Film festival markets: love ‘em or leave ‘em?


Cannes, Berlin, Sundance, TIFF… as much as the media landscape seems to be in a constant state of flux, there’s at least one tradition that appears to be holding its own: the film festival market.

Every year, producers, sales agents and distributors travel to foreign lands to hopefully strike domestic and international deals for their independent films, forge new relationships and alliances, walk away with a lucrative territorial deal and hopefully clear enough coin to justify the trip’s four-, five- or six-figure expense.

But as the film distribution market evolves, windows fragment and margins tighten, are the international festival markets as crucial to sales strategies as they once were?

Clearly the benefits remain: networking, screenings and media buzz all contribute to sales potential and consumer awareness of a title. But given the cost, at least one Canadian distributor wonders if it is still worth the effort.

“Film fests are an expensive way to do business,” states Jonathan Gross, president of Toronto- and L.A.-based distributor Video Services Corp. “The costs of travel and a hotel room, meals on the road – it’s got to be worth it. I can fly to New York and spend two days there at a cost of $500, and get all my work done. Or fly to L.A. for three days. Cannes will cost you $20,000 and everyone is selling their films for retail.”

Part of the reason Gross says festival markets are losing their appeal for indie distributors like VSC is the increasingly fragmented way in which rights are sold and secured across platforms.

The laundry list of North American rights he needs to secure profitability include: theatrical, pay-TV, cable and broadcast, SVOD, VOD and PPV, EST, DVD/Blu-ray (retail), in-flight/in-room broadcast, and non-theatrical distribution (film festivals, educational, charity screenings).

“The problem is that you [often] don’t get a full palette of rights,” Gross says. “People make pre-emptive deals.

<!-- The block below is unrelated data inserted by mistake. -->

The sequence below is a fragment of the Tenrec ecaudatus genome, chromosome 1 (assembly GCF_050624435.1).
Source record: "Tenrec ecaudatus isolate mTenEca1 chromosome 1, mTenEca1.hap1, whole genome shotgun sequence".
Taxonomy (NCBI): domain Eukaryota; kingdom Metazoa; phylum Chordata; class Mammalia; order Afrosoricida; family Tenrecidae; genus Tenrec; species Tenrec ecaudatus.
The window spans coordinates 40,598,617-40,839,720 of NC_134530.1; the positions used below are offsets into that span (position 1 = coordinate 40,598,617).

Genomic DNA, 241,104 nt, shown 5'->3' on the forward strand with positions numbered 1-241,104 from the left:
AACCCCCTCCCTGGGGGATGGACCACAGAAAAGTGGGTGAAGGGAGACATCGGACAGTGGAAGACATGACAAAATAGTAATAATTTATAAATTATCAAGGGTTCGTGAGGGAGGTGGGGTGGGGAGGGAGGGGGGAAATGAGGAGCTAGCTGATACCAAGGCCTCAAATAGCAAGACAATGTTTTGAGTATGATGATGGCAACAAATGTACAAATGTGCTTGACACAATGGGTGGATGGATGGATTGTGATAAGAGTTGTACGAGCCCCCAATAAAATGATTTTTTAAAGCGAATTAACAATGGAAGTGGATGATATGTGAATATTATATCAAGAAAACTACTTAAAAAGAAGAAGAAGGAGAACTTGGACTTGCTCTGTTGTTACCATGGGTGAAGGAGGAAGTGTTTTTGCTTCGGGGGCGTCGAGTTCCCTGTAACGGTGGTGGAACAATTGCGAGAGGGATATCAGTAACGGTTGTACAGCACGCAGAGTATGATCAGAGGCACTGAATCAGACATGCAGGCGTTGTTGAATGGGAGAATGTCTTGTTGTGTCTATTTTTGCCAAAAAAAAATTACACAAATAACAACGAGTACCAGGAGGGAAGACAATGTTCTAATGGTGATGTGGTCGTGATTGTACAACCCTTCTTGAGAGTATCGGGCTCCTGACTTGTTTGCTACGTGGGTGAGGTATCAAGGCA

“A lot of times they just want to sell you theatrical and DVD, which are the two wrong ends of the equation,” he continues. “But then the Netflix [rights] have gone, the TV’s gone, and it’s becoming an area where the old guard like us, the guys who have a DVD or theatrical business, are left either paying partial rights or paying a lot for all rights, and then dealing with a variety of window issues when the U.S. guy gets involved.”

It’s forced Gross to change the way he conducts business.

“We’re not going to pay advances,” he says. “We’re now making deals where we don’t put up any money, because the cost of doing business is so high.”

In terms of acquisitions, Gross says his company waits “for the quality films that ‘fall off the truck’ and are discounted after a market or two.”
“You used to have to go to festivals to see films – now, everybody’s got a Vimeo link,” he notes. “Most of that business can be done over email.”

As Gross references, Netflix, and its global scope, is changing the nature of the types of deals that get done at festivals. It’s a trend just beginning to reverberate through the industry and into festival deal-making, says A71 Productions president David Miller.

“There are some companies that are doing world rights deals for producers…You can now do deals full out across the world with Netflix,” he says. But, he says, the money has to make sense. Otherwise, you’re “missing out” on building the equity of a film across territories and platforms. Overall, he says he’s noticing downward pressure on market prices.

Former Breakthrough Entertainment executive Marina Cordoni, who recently launched her own eponymous shingle, MCE, agrees with Miller’s assessment, adding that the addition of streaming services to the marketplace has created a windowing challenge: “Everyone wants their exclusivity, and content creators want the best revenue stream possible.”

Overall, both say they’ve noticed downward pressure on festival-specific sales volume and market prices.

“The money is shrinking,” observes Miller. “In terms of spend, it’s all cut [back]: broadcasters are offering a smaller licence fee. Sales agents offer less money; sometimes none. Sometimes the value is in joining that sales agent, even though you don’t get any money up front.”